In modeling simulations based on air travel, new research indicates that the highest importation risk involves a set of countries – including Egypt, Algeria, and South Africa – that have moderate to high capacity to respond to outbreaks. In turn, countries at moderate risk – including Nigeria, Ethiopia, Sudan, Angola, Tanzania, Ghana, and Kenya – have variable capacity and high vulnerability.

Several African countries are already struggling to contain still another Ebola virus outbreak, while others are fighting against the worst locust in decades, particularly in East Africa. Having already decimated crops throughout Ethiopia, Kenya and Somalia, Eritrea and Djibouti, locust swarms threaten South Sudan, Uganda and Tanzania, while breeding along the both sides of the Red Sea in Egypt, Sudan, Eritrea and Saudi Arabia.

As many countries in Africa are struggling to step up preparedness to detect and cope with COVID-19 virus importations, resources will ultimately have to be prioritized, particularly in countries with moderate risk that might be ill-prepared to detect imported cases and to limit onward transmission.

What happens in Africa may not stay in Africa. Adverse feedback events could compound inter-regional challenges.

 

Old risks could resurface along with the new

As new risks are evolving, old risks are not yet fully contained and can still pose lingering threats in China and particularly in countries outside China.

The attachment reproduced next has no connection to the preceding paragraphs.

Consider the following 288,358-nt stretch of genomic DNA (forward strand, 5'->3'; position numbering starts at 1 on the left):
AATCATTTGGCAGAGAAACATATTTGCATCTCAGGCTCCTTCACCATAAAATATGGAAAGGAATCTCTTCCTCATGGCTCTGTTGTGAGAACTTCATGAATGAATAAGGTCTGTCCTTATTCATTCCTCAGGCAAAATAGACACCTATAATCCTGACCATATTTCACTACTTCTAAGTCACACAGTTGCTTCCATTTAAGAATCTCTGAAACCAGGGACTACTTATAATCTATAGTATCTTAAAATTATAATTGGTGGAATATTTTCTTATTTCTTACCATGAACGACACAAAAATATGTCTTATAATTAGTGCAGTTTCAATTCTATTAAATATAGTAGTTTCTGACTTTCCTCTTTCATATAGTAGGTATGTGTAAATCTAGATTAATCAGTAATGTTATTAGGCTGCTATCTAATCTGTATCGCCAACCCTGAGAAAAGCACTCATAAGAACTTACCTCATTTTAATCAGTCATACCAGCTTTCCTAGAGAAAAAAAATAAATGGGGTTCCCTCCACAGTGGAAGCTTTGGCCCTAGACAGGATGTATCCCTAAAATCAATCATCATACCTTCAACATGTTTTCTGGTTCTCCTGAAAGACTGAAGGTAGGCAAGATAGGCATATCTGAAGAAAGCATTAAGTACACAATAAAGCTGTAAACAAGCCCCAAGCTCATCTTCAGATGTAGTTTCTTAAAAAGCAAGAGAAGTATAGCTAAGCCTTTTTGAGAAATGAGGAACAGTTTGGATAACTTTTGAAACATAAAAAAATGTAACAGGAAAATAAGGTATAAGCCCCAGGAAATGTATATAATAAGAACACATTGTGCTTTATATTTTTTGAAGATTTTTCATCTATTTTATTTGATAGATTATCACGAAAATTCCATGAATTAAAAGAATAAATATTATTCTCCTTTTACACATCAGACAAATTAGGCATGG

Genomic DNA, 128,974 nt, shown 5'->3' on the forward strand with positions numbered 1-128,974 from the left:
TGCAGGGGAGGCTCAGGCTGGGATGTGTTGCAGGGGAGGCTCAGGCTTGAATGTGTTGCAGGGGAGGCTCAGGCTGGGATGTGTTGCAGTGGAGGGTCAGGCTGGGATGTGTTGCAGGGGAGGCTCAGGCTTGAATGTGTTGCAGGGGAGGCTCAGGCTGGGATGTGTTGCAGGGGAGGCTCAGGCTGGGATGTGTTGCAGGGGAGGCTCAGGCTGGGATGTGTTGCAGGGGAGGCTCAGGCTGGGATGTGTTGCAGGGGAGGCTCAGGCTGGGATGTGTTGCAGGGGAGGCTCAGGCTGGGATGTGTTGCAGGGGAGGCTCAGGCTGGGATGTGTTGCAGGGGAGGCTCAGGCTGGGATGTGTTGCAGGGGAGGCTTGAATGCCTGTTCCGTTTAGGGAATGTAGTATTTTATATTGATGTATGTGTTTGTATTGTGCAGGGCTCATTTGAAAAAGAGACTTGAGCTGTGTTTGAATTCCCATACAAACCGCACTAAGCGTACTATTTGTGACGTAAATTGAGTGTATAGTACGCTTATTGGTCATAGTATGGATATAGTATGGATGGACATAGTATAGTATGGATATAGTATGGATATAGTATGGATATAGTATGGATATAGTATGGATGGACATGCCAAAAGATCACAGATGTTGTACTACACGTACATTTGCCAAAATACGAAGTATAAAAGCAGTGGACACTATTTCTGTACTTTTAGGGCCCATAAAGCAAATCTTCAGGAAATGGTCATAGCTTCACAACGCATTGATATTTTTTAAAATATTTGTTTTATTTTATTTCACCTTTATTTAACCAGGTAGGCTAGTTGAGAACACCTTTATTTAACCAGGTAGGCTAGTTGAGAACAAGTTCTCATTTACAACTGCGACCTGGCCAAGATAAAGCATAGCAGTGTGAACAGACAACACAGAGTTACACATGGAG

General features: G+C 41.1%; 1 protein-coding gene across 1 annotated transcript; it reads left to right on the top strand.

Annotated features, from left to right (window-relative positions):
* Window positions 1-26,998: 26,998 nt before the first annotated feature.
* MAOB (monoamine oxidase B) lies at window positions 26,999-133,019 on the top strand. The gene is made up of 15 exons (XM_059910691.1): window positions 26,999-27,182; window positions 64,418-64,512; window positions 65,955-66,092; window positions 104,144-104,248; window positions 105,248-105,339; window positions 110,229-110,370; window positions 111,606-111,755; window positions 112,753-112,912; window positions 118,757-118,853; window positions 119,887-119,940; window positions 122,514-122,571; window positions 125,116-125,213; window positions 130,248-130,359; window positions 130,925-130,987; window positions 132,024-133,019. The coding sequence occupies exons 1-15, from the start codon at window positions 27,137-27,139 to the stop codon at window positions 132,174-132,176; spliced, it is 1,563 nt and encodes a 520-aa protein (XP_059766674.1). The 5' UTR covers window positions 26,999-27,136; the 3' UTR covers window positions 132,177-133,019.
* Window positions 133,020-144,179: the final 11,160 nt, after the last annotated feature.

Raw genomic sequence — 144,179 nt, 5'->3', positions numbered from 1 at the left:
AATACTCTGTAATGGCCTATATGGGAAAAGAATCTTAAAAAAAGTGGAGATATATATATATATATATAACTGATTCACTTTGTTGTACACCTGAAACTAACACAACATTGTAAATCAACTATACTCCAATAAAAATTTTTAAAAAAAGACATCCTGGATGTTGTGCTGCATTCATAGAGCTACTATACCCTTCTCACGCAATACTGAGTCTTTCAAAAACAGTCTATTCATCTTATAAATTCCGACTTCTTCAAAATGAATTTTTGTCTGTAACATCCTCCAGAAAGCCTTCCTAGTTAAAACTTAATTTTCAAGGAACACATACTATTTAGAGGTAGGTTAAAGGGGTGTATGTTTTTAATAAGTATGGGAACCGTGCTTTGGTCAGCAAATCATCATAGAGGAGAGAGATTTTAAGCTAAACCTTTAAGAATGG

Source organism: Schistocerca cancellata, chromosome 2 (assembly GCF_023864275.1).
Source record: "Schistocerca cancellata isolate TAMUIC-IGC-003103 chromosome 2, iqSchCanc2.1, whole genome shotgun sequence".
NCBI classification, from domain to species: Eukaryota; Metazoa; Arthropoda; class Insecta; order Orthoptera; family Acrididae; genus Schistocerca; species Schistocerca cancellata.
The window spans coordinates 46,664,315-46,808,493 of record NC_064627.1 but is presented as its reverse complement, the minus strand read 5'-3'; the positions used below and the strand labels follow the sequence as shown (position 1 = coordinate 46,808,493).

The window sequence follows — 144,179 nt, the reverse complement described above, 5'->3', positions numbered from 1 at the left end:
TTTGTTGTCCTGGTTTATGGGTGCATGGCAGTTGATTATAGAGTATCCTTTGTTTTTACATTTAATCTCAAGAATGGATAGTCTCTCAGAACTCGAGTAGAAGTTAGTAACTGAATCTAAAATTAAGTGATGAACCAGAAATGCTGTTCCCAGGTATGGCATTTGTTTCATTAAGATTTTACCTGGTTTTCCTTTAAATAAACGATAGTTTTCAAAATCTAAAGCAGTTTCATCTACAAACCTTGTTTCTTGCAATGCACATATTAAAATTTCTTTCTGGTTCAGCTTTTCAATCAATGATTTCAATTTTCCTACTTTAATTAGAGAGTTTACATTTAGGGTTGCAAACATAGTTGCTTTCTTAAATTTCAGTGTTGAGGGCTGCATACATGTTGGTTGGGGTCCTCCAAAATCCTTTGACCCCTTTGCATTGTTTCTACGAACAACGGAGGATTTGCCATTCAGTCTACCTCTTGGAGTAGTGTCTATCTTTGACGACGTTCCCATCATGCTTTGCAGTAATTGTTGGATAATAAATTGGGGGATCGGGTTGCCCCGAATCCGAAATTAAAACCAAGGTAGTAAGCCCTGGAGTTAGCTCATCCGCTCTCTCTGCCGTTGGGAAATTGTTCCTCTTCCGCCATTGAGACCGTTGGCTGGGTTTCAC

Risk of “closed spaces” (prison systems, nursing homes). On February 21, Chinese prisons reported some 500 new cases of infections among inmates and guards. It was followed by news of infections in nursing homes. Both cases highlight the high transmissibility of the virus in spaces of confinement.

Risks of new potential mutations and infection scenarios. The plausible current assumption is that, like seasonal influenza, the COVID-19 is causing mild and self-limiting disease in most people who are infected, with severe disease more likely among older people or those with comorbidities (e.g., diabetes, pulmonary disease).

But if the scenario changes towards wider community transmission with multiple international foci (or toward new kind of mutations), current mitigation procedures will prove inadequate and countries will be more likely to emulate Chinese measures.

If the containment measures will not be effective in the early phases of the virus outbreaks, the human and economic costs will compound dramatically over time.

About the Author

Dr. Dan Steinbock is an internationally recognized strategist of the multipolar world and the founder of Difference Group. He has served at the India, China and America Institute (USA), Shanghai Institutes for International Studies (China) and the EU Center (Singapore). For more, see https://www.differencegroup.net

Based on Dr. Steinbock’s briefing of Feb 23, 2020, on COVID-19 human and economic impact.